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Question of the Day: Was the penalty against Clint Bowyer too severe?

September 23, 2010 |  9:28 am


Writers from around the Tribune Co. weigh in on the topic. Check back throughout the day for more responses and feel free to leave a comment of your own.

Shawn Courchesne, Hartford Courant:

Absolutely not.

If anything, NASCAR didn’t go far enough in penalizing Clint Bowyer and Richard Childress Racing for skirting technical rules involving the way the team hung the body on the car that dominated Sunday’s Sylvania 300 at New Hampshire Motor Speedway. Some are calling NASCAR’s decision to dock Bowyer 150 points a “death penalty.”

Sunday’s victory vaulted Bowyer from last in the 12-driver Chase for the Championship field to second, 35 points behind Denny Hamlin. The 150-point penalty dropped Bowyer back to last, 185 behind Hamlin.

Massive penalty? Yes. Have Bowyer’s championship hopes been dealt a severe blow? Sure. Still, it’s not mathematically impossible for Bowyer and his team to overcome the penalty.
And therein lies the problem. Bowyer and his team shouldn’t be given that opportunity. The team was warned by NASCAR officials after the final regular season event that their car was dangerously close to being deemed illegal and yet they still showed up in Loudon, N.H., with a car over the edge.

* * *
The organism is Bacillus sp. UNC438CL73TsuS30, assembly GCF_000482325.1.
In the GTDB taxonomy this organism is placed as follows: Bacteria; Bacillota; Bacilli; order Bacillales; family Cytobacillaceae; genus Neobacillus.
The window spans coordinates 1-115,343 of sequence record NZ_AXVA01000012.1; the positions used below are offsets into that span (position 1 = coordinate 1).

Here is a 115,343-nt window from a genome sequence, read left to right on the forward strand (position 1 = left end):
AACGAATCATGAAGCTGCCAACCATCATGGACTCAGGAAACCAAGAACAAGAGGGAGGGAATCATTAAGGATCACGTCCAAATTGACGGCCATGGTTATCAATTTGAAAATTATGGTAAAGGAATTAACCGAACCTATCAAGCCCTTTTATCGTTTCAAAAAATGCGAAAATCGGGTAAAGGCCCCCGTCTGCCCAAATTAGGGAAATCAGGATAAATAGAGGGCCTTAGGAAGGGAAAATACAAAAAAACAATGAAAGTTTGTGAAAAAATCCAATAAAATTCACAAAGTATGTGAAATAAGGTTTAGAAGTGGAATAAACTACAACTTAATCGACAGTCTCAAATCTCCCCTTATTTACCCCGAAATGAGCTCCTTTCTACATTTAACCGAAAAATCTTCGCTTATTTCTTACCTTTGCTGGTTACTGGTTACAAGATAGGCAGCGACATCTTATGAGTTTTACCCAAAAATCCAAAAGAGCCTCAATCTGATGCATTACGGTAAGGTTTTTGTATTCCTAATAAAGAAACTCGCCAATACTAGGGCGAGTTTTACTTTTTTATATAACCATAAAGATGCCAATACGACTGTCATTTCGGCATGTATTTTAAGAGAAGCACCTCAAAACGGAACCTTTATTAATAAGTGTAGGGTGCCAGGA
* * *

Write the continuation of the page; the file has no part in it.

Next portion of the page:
The penalty NASCAR imposed should have ensured that Bowyer wouldn’t be able to move from 12th place in the final nine races of the year.

George Diaz, Orlando Sentinel:

Clint Boyer got hosed. Big-time. He’s got no chance of winning NASCAR’s most coveted trophy.

NASCAR’s Chase for the Championship now has a big ‘ol asterisk next to it, courtesy of revisionist history. NASCAR officials gave the “all clear” following post-race inspections in New Hampshire, but then said, ‘wait a minute, we changed our minds’ three days later.

Nobody is suggesting anything disingenuous, but at the very least, there’s some competency issues on NASCAR’s end. Richard Childress Racing, which owns Bowyer’s car, had already been put on notice in the previous race at Richmond after getting close to some of the tolerances allowed by NASCAR.

So why would Childress try to game the system if his team was already precariously close to failing inspection?

Big Fail for NASCAR on this. It’s like telling a high school kid he passed the Algebra exam, then coming back two days later and saying he didn’t.

Sorry, NASCAR, the math doesn’t add up.

Jim Peltz, Los Angeles Times:

No, assuming the appeal by Bowyer and his Richard Childress Racing team isn't upheld. Childress said “the only logical way” the No. 33 Chevrolet broke the rules was because its rear bumper was hit by a wrecker pushing the car to Victory Lane (it had run out of fuel after Bowyer won) and was hit by other cars giving Bowyer congratulatory taps on the cool-down lap. However, if NASCAR decides otherwise--and it most likely will--the punishment is apt.

Carl Edwards was docked 100 points at Las Vegas, only the third race of the season, in 2008 for a rules violation. Jimmie Johnson and Jeff Gordon also lost 100 points, and their crew chiefs were suspended six races, for doctored cars at Sonoma, Calif., in 2007. So Bowyer’s 150-point hit, while obviously a crushing blow to his Chase title hopes, doesn’t stand out as egregious.

Photo: Clint Bowyer won the NASCAR Sprint Cup Series Sylvania 300 at New Hampshire Motor Speedway on Sunday, but he and car owner Richard Childress were docked 150 points yesterday for secondary postrace inspection violations.  Credit: Jerry Markland / Getty Images